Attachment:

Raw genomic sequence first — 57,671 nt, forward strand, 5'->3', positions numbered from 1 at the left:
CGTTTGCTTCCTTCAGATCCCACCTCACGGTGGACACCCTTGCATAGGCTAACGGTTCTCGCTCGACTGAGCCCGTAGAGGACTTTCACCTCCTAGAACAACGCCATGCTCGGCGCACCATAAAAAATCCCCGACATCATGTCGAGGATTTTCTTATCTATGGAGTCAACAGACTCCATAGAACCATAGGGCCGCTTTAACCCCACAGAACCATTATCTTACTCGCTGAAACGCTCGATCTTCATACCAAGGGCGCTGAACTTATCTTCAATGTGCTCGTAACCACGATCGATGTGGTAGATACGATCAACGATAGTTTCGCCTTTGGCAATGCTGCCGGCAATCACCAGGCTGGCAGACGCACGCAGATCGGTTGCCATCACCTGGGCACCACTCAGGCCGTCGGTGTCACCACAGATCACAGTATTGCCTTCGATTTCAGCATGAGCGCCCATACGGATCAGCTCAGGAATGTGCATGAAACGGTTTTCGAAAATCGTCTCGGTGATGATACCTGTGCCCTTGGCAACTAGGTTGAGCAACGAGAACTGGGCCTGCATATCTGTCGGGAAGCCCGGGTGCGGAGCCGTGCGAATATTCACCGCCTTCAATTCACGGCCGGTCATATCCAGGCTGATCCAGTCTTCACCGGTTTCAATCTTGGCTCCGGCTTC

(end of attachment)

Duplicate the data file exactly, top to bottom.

Raw genomic sequence first — 57,671 nt, forward strand, 5'->3', positions numbered from 1 at the left:
CGTTTGCTTCCTTCAGATCCCACCTCACGGTGGACACCCTTGCATAGGCTAACGGTTCTCGCTCGACTGAGCCCGTAGAGGACTTTCACCTCCTAGAACAACGCCATGCTCGGCGCACCATAAAAAATCCCCGACATCATGTCGAGGATTTTCTTATCTATGGAGTCAACAGACTCCATAGAACCATAGGGCCGCTTTAACCCCACAGAACCATTATCTTACTCGCTGAAACGCTCGATCTTCATACCAAGGGCGCTGAACTTATCTTCAATGTGCTCGTAACCACGATCGATGTGGTAGATACGATCAACGATAGTTTCGCCTTTGGCAATGCTGCCGGCAATCACCAGGCTGGCAGACGCACGCAGATCGGTTGCCATCACCTGGGCACCACTCAGGCCGTCGGTGTCACCACAGATCACAGTATTGCCTTCGATTTCAGCATGAGCGCCCATACGGATCAGCTCAGGAATGTGCATGAAACGGTTTTCGAAAATCGTCTCGGTGATGATACCTGTGCCCTTGGCAACTAGGTTGAGCAACGAGAACTGGGCCTGCATATCTGTCGGGAAGCCCGGGTGCGGAGCCGTGCGAATATTCACCGCCTTCAATTCACGGCCGGTCATATCCAGGCTGATCCAGTCTTCACCGGTTTCAATCTTGGCTCCGGCTTC